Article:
Sources have reportedly told Matt Gelb of The Athletic that the Philadelphia Phillies will name Josh Bonifay as their new farm director.
The likelihood is that a formal announcement will not come until after the World Series has ended. That could come by Sunday but will definitely happen by sometime next week at the latest.
The 40-year-old Bonifay was born in Macon, Georgia, but attended high school and college in North Carolina. He was drafted twice by the Pittsburgh Pirates, first out of high school in 1996 and finally out of the University of North Carolina at Wilmington in the 24th round of the 1999 MLB Draft.
Bonifay played for seven seasons in the Bucs minor league system, rising as far as the Double-A level. He then moved on to the Houston Astros organization for one final season as a player with Double-A Corpus Cristi in the 2006 season.
After his retirement as an active player, Bonifay returned to the University of North Carolina at Wilmington where he worked towards and received his business degree.
In 2011, Bonifay re-joined the Astros organization, this time as their minor league rookie-level hitting coach in Greenville. He then filled the same role the following season with Houston’s High-A level affiliates at Lexington.
For the 2013 campaign, Bonifay went back to Greenville in order to gain his first managerial challenge. Not only did he gain valuable experience, he took the club to the championship round and was named as the Appalachian League Manager of the Year.
After two years at the helm in Greenville, Bonifay was moved to Low-A Quad Cities to become the manager there. Bonifay then left the Houston organization to take his first big-league opportunity, serving on the Texas Rangers staff during the 2016-17 seasons.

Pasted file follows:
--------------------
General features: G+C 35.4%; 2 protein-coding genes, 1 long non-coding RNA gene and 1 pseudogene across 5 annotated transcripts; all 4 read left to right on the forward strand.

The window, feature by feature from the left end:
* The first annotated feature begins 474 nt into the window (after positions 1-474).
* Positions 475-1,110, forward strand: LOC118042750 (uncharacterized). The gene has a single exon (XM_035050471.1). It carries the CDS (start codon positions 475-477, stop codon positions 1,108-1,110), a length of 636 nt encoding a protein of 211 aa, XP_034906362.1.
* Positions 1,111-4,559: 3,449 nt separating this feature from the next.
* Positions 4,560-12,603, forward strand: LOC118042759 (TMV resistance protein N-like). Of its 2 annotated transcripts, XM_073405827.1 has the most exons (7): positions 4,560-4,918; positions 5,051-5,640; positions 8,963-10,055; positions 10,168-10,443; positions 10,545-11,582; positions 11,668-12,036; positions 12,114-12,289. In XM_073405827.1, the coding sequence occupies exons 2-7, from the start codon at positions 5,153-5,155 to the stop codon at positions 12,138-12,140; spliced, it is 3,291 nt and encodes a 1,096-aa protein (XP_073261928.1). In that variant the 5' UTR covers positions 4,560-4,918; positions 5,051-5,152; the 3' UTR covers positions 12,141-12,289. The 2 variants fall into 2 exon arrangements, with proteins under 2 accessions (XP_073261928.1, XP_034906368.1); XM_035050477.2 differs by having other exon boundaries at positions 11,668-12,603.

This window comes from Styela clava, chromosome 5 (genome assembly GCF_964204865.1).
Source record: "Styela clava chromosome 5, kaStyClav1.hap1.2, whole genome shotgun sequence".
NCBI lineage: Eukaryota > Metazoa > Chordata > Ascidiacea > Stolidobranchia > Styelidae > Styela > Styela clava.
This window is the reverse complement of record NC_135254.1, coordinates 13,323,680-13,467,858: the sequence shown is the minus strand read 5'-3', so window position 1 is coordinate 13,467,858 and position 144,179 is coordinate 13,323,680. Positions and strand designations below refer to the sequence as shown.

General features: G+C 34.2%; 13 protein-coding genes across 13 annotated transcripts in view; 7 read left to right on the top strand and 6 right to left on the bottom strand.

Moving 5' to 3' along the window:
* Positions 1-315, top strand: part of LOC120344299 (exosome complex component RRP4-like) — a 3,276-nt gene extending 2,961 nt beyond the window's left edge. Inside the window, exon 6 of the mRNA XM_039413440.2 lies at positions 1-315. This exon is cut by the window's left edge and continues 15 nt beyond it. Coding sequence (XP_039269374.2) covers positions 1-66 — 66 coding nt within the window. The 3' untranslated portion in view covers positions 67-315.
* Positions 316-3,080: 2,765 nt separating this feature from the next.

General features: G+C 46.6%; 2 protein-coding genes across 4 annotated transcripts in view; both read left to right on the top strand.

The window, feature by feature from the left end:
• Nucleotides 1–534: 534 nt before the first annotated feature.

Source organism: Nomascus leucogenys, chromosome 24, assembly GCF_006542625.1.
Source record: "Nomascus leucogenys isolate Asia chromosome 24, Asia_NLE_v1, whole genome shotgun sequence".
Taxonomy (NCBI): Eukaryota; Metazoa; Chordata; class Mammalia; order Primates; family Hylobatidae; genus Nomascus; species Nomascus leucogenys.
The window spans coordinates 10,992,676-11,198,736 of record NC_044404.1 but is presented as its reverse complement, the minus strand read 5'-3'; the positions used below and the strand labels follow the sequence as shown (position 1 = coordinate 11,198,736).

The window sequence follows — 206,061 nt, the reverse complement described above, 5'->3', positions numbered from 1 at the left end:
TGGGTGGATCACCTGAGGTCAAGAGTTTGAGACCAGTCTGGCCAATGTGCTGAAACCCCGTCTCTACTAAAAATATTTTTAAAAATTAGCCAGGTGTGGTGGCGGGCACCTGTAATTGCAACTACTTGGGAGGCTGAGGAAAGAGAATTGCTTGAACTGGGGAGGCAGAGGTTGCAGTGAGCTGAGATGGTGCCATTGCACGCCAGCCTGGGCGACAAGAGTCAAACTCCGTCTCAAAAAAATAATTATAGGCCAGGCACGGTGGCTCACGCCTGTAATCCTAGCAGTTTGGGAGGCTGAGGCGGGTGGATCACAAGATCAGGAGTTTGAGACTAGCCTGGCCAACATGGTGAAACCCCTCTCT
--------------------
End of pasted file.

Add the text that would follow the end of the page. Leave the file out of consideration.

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BONIFAY WITH TEXAS AT 2017 SPRING TRAINING
This past season, Bonifay returned to Houston as the Astros minor league field coordinator. Per Gelb, Bonifay comes with a tremendous baseball pedigree:
“Bonifay, 40, comes from a baseball family. His father, Cam, was Pittsburgh’s general manager for almost a decade and later the director of player development in Tampa Bay. His grandfather, brother, nephew and cousin were players, scouts or executives in baseball.”
With the Phillies, Bonifay replaces Joe Jordan, who had a falling out with the analytics-driven regime of current GM Matt Klentak. Gelb explained the possible reasons for the Bonifay hiring by the Phillies:
“Bonifay, as a manager at Houston’s lowest levels, was exposed to unorthodox ideas. The Astros wanted to institutionalize the on-field use of information beginning at the lowest levels. That way, when players arrived in the majors and encountered even deeper data-driven ideas, they would be conditioned to understand their value. Houston popularized that systemic approach; other franchises — not just the Phillies — are attempting to replicate it…Under Bonifay, the Phillies could expand how they use information in the minors. That, no doubt, was a major talking point as the Phillies canvassed candidates.”
With this major hole in the organization now filled, the Phillies can get back to focusing fully on the makeup of the 2019 big-league team. Free agency begins within the next week or so, and this will be an extremely important off-season for the club.
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